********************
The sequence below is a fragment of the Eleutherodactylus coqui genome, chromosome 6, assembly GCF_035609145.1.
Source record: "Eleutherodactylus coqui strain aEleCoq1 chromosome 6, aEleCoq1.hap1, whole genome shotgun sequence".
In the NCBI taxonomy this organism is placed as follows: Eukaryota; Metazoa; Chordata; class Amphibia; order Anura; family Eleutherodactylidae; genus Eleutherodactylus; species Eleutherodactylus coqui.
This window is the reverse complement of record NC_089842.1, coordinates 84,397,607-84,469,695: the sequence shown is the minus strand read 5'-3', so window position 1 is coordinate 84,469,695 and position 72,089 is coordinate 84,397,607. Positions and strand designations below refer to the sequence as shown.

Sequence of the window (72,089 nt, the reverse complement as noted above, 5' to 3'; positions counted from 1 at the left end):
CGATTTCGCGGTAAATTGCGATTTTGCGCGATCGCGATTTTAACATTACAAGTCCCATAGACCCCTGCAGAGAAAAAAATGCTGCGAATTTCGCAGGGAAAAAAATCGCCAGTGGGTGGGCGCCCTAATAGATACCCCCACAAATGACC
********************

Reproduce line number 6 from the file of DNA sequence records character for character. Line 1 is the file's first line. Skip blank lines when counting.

CGATTTCGCGGTAAATTGCGATTTTGCGCGATCGCGATTTTAACATTACAAGTCCCATAGACCCCTGCAGAGAAAAAAATGCTGCGAATTTCGCAGGGAAAAAAATCGCCAGTGGGTGGGCGCCCTAATAGATACCCCCACAAATGACC